NEW YORK: Brand owners seeking to make the most of social media must learn to "monitor", "respond", "amplify" and "lead" on these sites, McKinsey has argued.
A survey by the company of 792 marketers found 39% of firms use social sites as their main digital method to reach customers, and 47% expected this to be the case in the next four years.
One problem is this channel's "nebulous" nature, with shopper conversations occurring on a wide range of properties, and with varying frequency. "It's often difficult to see where and how to influence these conversations," McKinsey said.
Following on from this are related concerns regarding proving the payback from sites like Twitter and Facebook, meaning it is hard "to justify devoting significant resources" to them.
McKinsey reported that social media typically only takes 1% of the average annual marketing budget, but while many organisations are keen to boost this to 5%, further financial proofs will be required.
It also identified four key purposes of this medium. The first, to "monitor" brand buzz, was argued to be the "core function" of social media as it applies throughout the decision journey.
Gatorade, PepsiCo's sports drink, was referenced here, having established a 24 hour "war room" tracking this information in real time, offering vital insights and shopper feedback.
The second task is "responding" to positive and negative comments. McKinsey cited the case of a fake photo on Twitter claiming to show McDonald's asking African American customers to pay an extra service charge, which the firm effectively dealt with via official statements and engaging influencers.
A third duty is "amplification", or ensuring marketing efforts have a "social motivator" encouraging on-going interaction and sharing among web users, thus fuelling conversations.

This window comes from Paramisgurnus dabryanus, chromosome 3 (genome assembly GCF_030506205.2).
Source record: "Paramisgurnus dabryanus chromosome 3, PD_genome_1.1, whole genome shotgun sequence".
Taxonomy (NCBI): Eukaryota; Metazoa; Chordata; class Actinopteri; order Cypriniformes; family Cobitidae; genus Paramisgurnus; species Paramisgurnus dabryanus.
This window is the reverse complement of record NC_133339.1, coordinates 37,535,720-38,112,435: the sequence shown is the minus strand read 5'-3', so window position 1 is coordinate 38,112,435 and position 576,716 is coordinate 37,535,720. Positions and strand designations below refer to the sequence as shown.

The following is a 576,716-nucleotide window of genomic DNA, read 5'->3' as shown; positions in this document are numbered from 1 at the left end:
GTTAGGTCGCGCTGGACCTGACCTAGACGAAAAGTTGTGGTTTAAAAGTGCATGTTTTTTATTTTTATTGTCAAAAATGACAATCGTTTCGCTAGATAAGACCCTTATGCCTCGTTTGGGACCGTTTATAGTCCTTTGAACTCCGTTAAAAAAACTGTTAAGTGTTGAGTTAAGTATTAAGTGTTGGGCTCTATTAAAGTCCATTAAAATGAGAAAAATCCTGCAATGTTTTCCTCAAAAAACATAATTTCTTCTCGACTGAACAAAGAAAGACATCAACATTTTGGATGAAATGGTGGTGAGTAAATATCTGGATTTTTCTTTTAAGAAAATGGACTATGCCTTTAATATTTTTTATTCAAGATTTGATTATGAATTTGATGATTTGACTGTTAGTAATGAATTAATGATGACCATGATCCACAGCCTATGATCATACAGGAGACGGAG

Gilt Groupe, the online fashion site, and Groupon, the group buying platform, achieve this by giving shoppers credit when they refer a first-time customer. McKinsey found direct recommendations deliver engagement rates 30 times higher than digital ads.
Starbucks also showed how to foster loyalty after purchase, having launched a contest promising a $20 gift card to users uploading pictures of its new ad billboards on Twitter.
Equally, customer service communities have become popular, with Intuit, the software specialist, creating forums for its Quicken and QuickBooks products, where consumers answer 80% of questions.
The final role of social media is to "lead" and encourage behaviour change, as demonstrated by Old Spice's "Smell Like a Man, Man" campaign, which yielded 19m hits and saw sales rise by 27% in six months.
Bonobos, an online menswear company, logged a similar result through providing discounts to its Twitter fans that retweeted its messages a certain amount of times, bringing in 100 first-time buyers and securing a payback of 1,200% in one day.
Data sourced from McKinsey; additional content by Warc staff